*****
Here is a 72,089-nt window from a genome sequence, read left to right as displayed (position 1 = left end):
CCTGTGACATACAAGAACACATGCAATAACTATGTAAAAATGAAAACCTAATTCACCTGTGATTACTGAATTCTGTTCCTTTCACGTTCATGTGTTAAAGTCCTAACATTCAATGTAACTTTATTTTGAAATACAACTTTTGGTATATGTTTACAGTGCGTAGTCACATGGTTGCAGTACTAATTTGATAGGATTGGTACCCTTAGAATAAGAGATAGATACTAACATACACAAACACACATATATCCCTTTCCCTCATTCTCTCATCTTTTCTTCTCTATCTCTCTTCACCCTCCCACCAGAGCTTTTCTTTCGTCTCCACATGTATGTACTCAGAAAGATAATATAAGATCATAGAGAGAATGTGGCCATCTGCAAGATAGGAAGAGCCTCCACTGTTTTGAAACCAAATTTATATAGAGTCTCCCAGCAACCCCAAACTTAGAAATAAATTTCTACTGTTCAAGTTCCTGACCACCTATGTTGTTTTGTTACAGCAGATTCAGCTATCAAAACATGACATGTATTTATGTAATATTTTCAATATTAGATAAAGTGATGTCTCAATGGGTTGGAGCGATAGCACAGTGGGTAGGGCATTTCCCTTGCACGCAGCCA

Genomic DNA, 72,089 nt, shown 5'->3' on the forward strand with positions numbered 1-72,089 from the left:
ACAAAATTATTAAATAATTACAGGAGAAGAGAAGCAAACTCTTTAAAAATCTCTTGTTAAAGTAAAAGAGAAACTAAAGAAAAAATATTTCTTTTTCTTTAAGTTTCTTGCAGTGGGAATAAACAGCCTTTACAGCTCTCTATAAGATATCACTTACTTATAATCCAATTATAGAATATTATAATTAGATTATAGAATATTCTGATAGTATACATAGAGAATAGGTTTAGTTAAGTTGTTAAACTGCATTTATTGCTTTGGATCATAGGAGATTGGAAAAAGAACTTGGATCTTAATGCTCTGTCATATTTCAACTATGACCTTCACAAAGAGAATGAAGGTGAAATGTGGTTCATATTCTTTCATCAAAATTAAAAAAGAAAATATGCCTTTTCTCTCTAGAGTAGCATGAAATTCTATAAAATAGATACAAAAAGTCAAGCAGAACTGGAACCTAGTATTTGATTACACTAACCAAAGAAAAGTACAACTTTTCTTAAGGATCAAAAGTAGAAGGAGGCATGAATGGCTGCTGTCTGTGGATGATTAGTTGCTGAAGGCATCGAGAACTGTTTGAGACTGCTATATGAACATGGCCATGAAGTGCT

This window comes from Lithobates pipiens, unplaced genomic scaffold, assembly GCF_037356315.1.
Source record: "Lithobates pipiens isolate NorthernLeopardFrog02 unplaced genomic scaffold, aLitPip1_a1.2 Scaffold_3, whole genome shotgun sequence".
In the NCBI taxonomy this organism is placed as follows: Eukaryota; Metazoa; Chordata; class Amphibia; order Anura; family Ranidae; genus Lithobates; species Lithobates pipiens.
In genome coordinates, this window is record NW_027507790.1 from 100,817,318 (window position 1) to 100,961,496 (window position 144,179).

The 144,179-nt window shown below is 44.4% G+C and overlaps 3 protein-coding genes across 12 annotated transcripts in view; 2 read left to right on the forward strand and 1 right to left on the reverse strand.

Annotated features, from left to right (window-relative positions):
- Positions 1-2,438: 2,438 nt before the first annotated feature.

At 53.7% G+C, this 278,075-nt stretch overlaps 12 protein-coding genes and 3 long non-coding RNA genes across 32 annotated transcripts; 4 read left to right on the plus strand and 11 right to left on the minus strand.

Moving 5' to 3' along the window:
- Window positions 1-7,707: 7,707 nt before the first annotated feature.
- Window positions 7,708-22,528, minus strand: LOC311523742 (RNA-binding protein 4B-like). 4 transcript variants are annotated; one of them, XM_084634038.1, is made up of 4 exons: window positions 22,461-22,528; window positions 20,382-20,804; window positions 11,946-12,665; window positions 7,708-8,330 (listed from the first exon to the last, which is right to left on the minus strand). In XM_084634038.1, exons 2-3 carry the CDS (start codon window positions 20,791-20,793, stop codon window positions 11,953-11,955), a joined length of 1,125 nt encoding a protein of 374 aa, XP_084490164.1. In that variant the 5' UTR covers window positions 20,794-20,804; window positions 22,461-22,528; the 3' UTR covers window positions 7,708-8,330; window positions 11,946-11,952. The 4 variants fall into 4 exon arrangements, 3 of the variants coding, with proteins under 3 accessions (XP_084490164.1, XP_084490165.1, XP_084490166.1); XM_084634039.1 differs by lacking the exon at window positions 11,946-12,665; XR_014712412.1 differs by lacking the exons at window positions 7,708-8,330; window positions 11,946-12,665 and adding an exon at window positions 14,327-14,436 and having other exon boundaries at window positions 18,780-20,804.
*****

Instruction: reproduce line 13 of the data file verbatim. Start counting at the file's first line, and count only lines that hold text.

Moving 5' to 3' along the window: